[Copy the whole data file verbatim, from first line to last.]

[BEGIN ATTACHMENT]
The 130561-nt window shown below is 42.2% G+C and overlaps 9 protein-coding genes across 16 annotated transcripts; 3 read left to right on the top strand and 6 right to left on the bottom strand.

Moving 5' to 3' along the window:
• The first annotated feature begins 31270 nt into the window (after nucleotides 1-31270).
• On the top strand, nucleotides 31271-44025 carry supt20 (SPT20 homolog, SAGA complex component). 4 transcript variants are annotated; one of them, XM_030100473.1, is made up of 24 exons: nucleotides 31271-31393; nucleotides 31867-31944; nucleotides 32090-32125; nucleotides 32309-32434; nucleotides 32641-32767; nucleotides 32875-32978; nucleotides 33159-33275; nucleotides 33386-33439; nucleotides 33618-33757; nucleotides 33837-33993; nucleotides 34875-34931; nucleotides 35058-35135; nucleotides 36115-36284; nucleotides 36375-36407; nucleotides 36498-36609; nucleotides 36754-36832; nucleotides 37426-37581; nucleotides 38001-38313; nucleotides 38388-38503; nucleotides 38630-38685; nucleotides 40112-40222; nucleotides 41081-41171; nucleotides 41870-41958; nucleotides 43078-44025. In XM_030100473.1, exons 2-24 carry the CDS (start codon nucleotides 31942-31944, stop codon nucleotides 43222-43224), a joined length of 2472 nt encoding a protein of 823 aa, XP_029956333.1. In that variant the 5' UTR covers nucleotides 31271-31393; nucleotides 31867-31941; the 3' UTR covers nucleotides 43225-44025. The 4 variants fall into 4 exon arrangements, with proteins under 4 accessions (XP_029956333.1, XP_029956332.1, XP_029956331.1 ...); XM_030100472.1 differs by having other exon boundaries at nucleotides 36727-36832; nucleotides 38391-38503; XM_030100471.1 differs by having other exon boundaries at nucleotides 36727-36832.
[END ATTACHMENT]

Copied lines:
The 130561-nt window shown below is 42.2% G+C and overlaps 9 protein-coding genes across 16 annotated transcripts; 3 read left to right on the top strand and 6 right to left on the bottom strand.

Moving 5' to 3' along the window:
• The first annotated feature begins 31270 nt into the window (after nucleotides 1-31270).
• On the top strand, nucleotides 31271-44025 carry supt20 (SPT20 homolog, SAGA complex component). 4 transcript variants are annotated; one of them, XM_030100473.1, is made up of 24 exons: nucleotides 31271-31393; nucleotides 31867-31944; nucleotides 32090-32125; nucleotides 32309-32434; nucleotides 32641-32767; nucleotides 32875-32978; nucleotides 33159-33275; nucleotides 33386-33439; nucleotides 33618-33757; nucleotides 33837-33993; nucleotides 34875-34931; nucleotides 35058-35135; nucleotides 36115-36284; nucleotides 36375-36407; nucleotides 36498-36609; nucleotides 36754-36832; nucleotides 37426-37581; nucleotides 38001-38313; nucleotides 38388-38503; nucleotides 38630-38685; nucleotides 40112-40222; nucleotides 41081-41171; nucleotides 41870-41958; nucleotides 43078-44025. In XM_030100473.1, exons 2-24 carry the CDS (start codon nucleotides 31942-31944, stop codon nucleotides 43222-43224), a joined length of 2472 nt encoding a protein of 823 aa, XP_029956333.1. In that variant the 5' UTR covers nucleotides 31271-31393; nucleotides 31867-31941; the 3' UTR covers nucleotides 43225-44025. The 4 variants fall into 4 exon arrangements, with proteins under 4 accessions (XP_029956333.1, XP_029956332.1, XP_029956331.1 ...); XM_030100472.1 differs by having other exon boundaries at nucleotides 36727-36832; nucleotides 38391-38503; XM_030100471.1 differs by having other exon boundaries at nucleotides 36727-36832.